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CPD names man shot by police Wednesday night, says man had knife


The Columbia Police Department held a news conference Thursday at 10 a.m. after a man was shot and killed by police in a standoff Wednesday night.

Police say Jordan Pruyn was shot and killed after engaging in the standoff for several hours with authorities. The standoff happened in the 4200 block of Clark Lane.

"This is never the outcome that we strive for," CPD Chief Geoff Jones said. "We truly strive to preserve life.  To friends and family, I am sorry for what you are going through."

After hours of engaging in the standoff, investigators said at the press conference that Pruyn rushed at officers with a knife. He was told to stop and drop the knife but didn't. He allegedly then ran at police "in a threatening manner" and was shot and killed by two officers.

Officers first allegedly hit Pruyn with a bean bag, but it had no affect, according to CPD spokesman Christian Tabak.

According to Jones, the officers involved in the shooting have had experience in the police department. One officer has roughly 18 years of department experience, the other has roughly four. The officers who shot Pruyn were not named.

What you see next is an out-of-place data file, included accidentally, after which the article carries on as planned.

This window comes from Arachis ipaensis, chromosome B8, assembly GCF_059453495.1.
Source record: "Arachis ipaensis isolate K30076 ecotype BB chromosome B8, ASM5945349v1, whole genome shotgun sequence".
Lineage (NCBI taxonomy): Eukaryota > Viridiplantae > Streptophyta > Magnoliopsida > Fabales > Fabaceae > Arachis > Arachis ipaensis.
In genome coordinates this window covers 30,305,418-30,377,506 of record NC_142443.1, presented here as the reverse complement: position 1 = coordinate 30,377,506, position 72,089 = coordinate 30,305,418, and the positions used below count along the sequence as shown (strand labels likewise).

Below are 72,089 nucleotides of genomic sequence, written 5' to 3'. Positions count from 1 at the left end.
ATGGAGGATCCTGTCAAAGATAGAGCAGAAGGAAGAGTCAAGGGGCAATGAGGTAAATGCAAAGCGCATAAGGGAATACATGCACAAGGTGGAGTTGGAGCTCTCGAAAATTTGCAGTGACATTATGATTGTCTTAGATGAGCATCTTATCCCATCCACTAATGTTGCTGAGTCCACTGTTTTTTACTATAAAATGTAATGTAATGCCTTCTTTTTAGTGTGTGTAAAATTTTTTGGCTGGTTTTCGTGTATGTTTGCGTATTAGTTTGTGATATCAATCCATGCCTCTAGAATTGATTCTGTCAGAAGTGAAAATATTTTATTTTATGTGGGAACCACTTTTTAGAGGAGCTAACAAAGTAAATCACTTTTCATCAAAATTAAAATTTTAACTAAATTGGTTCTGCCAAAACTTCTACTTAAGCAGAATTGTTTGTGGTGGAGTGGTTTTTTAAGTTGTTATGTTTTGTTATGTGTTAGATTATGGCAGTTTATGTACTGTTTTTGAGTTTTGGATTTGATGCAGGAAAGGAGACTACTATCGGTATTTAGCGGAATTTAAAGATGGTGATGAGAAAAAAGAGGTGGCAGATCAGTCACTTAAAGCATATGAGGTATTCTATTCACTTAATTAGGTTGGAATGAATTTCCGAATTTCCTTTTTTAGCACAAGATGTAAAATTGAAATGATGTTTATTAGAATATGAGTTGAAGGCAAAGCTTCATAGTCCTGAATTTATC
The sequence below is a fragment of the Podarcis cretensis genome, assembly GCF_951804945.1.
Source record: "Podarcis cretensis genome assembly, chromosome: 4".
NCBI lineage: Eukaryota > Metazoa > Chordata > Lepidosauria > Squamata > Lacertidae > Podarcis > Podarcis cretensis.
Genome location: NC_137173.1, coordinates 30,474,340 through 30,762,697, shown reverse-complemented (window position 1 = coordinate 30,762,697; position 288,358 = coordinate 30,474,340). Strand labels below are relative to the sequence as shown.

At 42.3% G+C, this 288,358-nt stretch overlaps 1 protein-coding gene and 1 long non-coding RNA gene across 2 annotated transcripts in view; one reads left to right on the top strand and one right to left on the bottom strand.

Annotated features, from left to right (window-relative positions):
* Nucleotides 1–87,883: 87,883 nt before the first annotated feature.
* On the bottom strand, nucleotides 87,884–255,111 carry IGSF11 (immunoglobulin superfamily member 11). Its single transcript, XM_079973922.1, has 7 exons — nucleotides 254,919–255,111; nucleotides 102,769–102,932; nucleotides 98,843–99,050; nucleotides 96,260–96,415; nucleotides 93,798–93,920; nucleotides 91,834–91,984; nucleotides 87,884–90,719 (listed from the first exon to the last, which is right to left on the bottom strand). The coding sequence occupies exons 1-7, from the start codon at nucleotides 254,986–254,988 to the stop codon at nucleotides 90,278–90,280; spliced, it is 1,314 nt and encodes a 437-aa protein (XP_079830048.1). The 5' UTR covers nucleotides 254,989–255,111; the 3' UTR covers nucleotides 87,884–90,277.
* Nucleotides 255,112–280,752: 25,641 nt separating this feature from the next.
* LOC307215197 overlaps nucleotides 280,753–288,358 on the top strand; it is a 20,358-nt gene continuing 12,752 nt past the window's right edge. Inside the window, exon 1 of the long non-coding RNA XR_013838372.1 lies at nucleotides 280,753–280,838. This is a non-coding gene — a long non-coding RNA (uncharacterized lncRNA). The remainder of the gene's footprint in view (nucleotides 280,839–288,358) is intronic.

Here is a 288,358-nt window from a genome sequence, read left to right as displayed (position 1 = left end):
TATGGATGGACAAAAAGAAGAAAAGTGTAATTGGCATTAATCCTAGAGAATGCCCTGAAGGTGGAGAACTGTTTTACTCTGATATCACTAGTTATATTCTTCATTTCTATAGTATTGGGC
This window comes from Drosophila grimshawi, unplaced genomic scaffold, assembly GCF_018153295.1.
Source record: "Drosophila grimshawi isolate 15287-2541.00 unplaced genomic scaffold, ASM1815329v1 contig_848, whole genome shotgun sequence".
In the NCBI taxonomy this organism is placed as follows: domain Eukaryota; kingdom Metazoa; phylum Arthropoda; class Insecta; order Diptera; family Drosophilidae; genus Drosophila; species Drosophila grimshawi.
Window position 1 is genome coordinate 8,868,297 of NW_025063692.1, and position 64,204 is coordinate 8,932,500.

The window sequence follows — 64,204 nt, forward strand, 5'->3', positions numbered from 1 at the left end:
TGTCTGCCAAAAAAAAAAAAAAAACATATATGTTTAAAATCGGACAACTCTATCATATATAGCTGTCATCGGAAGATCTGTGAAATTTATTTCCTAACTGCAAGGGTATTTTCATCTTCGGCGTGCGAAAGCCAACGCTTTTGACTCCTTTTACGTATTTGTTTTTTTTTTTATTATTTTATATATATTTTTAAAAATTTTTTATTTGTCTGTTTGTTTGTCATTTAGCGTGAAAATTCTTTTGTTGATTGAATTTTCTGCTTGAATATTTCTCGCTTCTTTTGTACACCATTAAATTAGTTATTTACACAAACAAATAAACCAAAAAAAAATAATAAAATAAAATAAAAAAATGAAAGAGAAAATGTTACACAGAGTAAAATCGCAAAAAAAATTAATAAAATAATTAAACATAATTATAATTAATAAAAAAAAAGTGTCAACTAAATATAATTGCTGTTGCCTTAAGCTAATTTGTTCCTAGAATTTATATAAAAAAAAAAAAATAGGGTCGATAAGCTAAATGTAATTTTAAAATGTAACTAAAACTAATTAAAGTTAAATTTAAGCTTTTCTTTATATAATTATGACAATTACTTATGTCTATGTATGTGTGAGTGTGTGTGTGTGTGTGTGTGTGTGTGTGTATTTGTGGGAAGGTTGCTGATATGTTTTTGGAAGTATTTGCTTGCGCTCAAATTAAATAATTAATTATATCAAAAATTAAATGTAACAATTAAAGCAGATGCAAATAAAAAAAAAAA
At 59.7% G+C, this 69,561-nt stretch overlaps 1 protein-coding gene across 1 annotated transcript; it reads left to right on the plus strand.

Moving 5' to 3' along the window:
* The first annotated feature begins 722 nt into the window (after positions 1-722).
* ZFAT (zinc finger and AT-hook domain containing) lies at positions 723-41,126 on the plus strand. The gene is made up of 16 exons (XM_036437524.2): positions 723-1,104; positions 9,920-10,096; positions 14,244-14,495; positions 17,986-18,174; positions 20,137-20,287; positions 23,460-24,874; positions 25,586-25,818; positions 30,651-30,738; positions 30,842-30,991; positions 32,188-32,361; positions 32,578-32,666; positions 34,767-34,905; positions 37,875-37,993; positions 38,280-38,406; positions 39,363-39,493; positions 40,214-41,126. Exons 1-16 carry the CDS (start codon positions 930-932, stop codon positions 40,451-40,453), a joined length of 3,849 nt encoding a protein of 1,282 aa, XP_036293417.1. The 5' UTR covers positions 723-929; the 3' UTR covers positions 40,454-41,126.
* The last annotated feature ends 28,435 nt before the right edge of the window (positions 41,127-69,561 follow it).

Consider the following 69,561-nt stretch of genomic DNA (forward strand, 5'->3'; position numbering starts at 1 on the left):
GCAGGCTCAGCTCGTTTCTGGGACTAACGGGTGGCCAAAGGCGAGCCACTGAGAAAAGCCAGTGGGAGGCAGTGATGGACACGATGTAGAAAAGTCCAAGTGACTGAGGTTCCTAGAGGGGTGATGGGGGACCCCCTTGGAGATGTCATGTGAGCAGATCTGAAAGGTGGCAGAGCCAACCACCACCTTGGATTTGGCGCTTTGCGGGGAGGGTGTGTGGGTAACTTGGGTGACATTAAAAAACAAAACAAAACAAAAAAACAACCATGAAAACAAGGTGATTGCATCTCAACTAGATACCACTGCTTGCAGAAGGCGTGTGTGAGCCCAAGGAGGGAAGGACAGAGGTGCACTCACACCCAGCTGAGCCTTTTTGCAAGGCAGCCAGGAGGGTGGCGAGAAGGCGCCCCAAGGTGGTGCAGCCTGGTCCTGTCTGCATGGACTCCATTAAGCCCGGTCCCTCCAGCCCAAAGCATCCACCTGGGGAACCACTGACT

According to a probable cause statement, police arrived on scene to find Pruyn chasing a woman around outside with a gun in his hand.

Court documents said Pruyn had locked the woman out of the home after she came back from a walk. She was eventually let back inside by another man. From there, Pruyn allegedly grabbed the woman and pulled her to the ground. She ran outside and Pruyn began to chase her.

The woman said in the probable cause statement that she had been in a relationship with Pruyn.

According to officials, officers told Pruyn to drop his weapon and get on the ground. Pruyn threw a gun on the ground and ran inside.

Officers used a megaphone to tell Pruyn to exit the home and that he was under arrest.

"Multiple resources were called into the scene to help resolve the situation at this time, including the department's crisis negotiation team, medics, the departments embedded community health liasions and the SWAT team," Tabak said.

According to Jones, there were officers with body cameras but also some that did not have them at the time of the incident.

"In a response like this, it's a call in for SWAT and crisis negotiators, so they wouldn't be wearing a camera because they're not on duty," Chief Jones said. "Our cameras are docked in the station so when they get called to an emergency situation like this, they don't have time to go to CPD to get a camera. There were people on duty who had their cameras, so we have video recording of the incident."

“Initially we got here…(we) tried to make contact, communicate with him. It was on and off for several hours, trying to resolve it peacefully,” CPD Assistant Chief Jeremiah Hunter said. “He would come out and talk to us a little bit, angrily. That's when the decision was made to call out the SWAT team and our crisis negotiators.”

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Ethan Heinz


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